Much has been made of the uncertainty in the Giants’ rotation beyond this season. Kevin Gausman, Anthony DeSclafani, Alex Wood and Johnny Cueto (whose club option is likely to be bought out) are all in line to hit free agency. The San Francisco front office will have their work cut out for them in reconstructing a starting staff, but they do have one long-term building block under control: Logan Webb.
Webb hasn’t gotten as much fanfare as he deserves, probably a byproduct of the numerous bounce-back and breakout seasons up and down the San Francisco roster. His volume has been held in check by a couple of mid-season stints on the injured list due to shoulder troubles. But when Webb has been healthy enough to take the ball — as he is at the moment — he’s been incredible.
The right-hander has been one of the league’s most successful at keeping runs off the board. Webb owns a 2.56 ERA over 112 1/3 frames, the eighth-lowest mark among pitchers with 100+ innings pitched. And he’s unanimously posted strong peripherals. Webb has struck out 27% of batters faced, a mark that’s more than four percentage points better than the 22.7% average for starters. That’s backed up by strong rates of swinging strikes (12.3%) and called strikes (18.8%), both of which are more than a point above average. Webb has always had solid control, and his 6.7% walk percentage this season is lower than the league-wide mark.
While Webb has been at least solid across the board, he’s been truly excellent at keeping the ball on the ground. His 60.8% grounder rate is second-highest (trailing only Framber Valdez) among that same group of starters. Webb has leaned more heavily on his sinker, one of the lower-spinning fastballs in the game, this season. Unlike with four-seamers, the lack of spin is a feature for the sinker. Lower spin makes it less resistant to gravity, generally enabling pitchers to get more downhill action on the offering. Unsurprisingly, his sinker has been one of the best ground-ball pitches in the game.
Webb’s wide array of abilities makes for a rare skillset. Only 17 of the 103 pitchers with 100+ innings have posted better than average strikeout, walk and ground-ball rates. That’s not a unanimously great group — Adbert Alzolay and JT Brubaker haven’t had much success, for instance — but it’s certainly a positive indicator. 13 of those 17 hurlers have an ERA of 3.76 or lower, with five posting a sub-3.00 mark.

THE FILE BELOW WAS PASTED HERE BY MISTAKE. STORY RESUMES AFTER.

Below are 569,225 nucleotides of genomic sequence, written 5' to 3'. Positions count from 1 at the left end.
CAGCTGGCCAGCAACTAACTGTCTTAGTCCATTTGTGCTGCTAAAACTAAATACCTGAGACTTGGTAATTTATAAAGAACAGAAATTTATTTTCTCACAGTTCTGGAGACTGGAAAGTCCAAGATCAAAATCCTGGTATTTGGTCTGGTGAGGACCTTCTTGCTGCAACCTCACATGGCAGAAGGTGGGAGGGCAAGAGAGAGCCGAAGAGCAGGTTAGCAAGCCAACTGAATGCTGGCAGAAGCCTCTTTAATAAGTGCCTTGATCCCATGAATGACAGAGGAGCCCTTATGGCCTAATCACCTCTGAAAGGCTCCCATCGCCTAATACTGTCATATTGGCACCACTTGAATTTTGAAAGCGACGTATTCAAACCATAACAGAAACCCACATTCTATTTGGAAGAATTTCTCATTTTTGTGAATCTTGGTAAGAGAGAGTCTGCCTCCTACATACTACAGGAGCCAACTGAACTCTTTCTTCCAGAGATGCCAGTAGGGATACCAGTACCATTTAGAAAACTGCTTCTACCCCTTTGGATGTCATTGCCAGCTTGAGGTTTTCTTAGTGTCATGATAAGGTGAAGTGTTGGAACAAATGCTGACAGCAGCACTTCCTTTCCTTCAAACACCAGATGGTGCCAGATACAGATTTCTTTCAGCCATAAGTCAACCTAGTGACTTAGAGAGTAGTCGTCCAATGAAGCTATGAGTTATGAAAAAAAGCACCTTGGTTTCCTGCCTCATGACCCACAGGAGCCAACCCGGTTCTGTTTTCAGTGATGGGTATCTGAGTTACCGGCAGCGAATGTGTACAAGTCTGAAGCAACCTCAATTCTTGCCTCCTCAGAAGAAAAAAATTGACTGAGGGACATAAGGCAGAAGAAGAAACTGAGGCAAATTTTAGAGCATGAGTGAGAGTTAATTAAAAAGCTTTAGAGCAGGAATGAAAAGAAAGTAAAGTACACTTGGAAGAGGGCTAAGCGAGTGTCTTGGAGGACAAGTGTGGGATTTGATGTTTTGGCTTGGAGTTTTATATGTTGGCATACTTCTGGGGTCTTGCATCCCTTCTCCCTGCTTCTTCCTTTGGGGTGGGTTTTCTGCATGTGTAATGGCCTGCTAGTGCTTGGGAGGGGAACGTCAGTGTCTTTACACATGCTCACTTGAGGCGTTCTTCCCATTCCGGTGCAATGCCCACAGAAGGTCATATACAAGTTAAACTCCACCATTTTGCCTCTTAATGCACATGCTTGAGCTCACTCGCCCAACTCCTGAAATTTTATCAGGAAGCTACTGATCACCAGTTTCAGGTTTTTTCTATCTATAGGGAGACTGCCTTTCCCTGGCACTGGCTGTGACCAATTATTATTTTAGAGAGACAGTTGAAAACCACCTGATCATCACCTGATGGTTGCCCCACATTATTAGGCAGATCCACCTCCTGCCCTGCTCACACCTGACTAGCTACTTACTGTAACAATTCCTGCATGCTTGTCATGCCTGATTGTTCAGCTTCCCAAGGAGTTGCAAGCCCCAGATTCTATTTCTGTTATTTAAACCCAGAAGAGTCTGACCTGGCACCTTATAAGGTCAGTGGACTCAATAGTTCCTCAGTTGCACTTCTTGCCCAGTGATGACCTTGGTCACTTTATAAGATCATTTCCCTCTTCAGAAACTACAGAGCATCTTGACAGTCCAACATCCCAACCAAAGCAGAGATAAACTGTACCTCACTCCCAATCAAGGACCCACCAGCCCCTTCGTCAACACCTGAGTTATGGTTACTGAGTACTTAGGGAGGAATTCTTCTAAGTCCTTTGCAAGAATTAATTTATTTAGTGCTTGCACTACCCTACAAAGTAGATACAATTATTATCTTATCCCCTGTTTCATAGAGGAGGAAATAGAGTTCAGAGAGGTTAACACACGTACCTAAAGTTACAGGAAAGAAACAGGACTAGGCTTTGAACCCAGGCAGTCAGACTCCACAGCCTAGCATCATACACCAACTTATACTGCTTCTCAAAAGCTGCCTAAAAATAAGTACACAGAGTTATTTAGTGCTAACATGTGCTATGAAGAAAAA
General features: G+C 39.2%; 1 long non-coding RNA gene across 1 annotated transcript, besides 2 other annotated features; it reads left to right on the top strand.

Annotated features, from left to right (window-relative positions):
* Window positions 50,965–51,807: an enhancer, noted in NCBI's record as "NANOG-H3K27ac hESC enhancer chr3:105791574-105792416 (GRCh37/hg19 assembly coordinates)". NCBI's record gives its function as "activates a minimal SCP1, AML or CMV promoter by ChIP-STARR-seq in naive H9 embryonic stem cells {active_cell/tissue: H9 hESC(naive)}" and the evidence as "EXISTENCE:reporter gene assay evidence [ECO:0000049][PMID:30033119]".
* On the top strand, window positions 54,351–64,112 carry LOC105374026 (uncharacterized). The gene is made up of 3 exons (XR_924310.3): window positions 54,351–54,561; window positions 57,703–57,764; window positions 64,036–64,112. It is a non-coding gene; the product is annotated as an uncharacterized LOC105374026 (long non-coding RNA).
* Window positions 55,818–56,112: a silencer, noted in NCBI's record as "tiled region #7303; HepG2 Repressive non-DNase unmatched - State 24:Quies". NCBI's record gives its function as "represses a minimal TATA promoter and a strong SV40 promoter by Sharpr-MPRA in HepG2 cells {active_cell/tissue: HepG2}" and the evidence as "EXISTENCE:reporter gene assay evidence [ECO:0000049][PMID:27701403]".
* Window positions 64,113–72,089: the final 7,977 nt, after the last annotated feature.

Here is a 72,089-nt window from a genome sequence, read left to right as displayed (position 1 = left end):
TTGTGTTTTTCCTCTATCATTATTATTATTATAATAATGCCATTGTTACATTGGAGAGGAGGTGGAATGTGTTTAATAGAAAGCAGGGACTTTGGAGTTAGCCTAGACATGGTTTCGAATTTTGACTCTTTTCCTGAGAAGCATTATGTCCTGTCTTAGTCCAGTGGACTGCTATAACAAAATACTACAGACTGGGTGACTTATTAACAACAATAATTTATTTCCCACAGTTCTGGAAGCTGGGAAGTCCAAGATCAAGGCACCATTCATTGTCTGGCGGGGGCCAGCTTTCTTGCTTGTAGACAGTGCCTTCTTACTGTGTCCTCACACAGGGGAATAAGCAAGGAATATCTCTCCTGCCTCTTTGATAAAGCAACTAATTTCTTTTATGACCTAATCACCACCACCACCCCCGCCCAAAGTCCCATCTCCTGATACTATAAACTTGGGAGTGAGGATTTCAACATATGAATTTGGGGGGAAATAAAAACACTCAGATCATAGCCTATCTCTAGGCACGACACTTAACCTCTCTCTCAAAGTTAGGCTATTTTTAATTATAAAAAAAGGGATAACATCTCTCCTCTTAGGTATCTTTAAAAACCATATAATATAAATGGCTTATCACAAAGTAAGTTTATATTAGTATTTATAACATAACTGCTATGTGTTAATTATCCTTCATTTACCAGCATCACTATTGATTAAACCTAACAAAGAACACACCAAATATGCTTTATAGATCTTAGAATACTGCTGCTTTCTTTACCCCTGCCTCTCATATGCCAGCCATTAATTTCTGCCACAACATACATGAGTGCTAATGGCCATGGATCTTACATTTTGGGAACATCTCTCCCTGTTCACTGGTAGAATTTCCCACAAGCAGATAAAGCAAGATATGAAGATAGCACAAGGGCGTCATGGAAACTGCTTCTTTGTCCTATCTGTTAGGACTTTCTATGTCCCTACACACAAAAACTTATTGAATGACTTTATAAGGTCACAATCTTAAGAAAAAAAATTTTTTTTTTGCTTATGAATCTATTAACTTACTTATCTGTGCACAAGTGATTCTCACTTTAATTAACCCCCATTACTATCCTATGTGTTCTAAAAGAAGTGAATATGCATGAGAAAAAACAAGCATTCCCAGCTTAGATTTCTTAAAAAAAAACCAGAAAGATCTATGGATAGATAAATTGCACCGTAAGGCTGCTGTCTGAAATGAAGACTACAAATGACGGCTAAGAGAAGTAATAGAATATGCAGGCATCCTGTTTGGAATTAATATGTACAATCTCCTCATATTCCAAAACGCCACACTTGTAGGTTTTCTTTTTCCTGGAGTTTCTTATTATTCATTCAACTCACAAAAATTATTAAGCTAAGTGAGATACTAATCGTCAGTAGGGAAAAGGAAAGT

Webb has been good since the start of the season, but he’s really turned things on of late. Going back to the All-Star Break, he has an MLB-best 1.64 ERA in ten starts with high-end strikeout and walk rates. He’s benefitted from some batted ball and strand luck, but fielding independent pitching metrics still suggest Webb has been highly impressive. Only Gerrit Cole and Max Scherzer have a SIERA better than Webb’s 3.00 since the Break, and his full-season mark of 3.18 is among the league’s ten best.
While the Giants’ front office will have plenty of decisions to make this offseason, they can at least pencil Webb in at or near the top of the 2022 rotation. The 24-year-old still has four more seasons of team control, and he won’t reach arbitration eligibility until the conclusion of next season. They could contemplate a long-term extension, but there’s still not yet a ton of urgency on that front.
One more pressing call that could be on the table is whether Webb’s breakout season has vaulted him to the top of this year’s rotation. San Francisco holds a one-game lead over the Dodgers in the NL West race after taking two of three from Los Angeles over the weekend. While they’re obviously hoping to hang onto that lead and avoid the Wild Card Game, there’s still a real chance they wind up in a one-game playoff next month.
If that ultimately turns out to be the case, Giants’ brass would face a tough choice deciding to whom to give the ball. Opening Day starter Gausman has been excellent going back two years and might be the top starting pitcher to hit the free agent market this offseason. But Webb has arguably been even better than Gausman this year. They’re essentially tied in ERA. Gausman has a slight edge in punchouts but Webb’s been much better at racking up grounders. Webb has the edge in SIERA and the two have nearly identical marks in FIP (2.89 for Gausman, 2.90 for Webb).
That would be a moot point if the Giants hold onto the division. Even if they do wind up in the Wild Card, having to make that kind of difficult decision is a good “problem” to have. That’s a testimony to Webb’s fantastic campaign, one which makes him the long-term anchor of a Giants’ rotation that could see plenty of upheaval elsewhere a few months from now.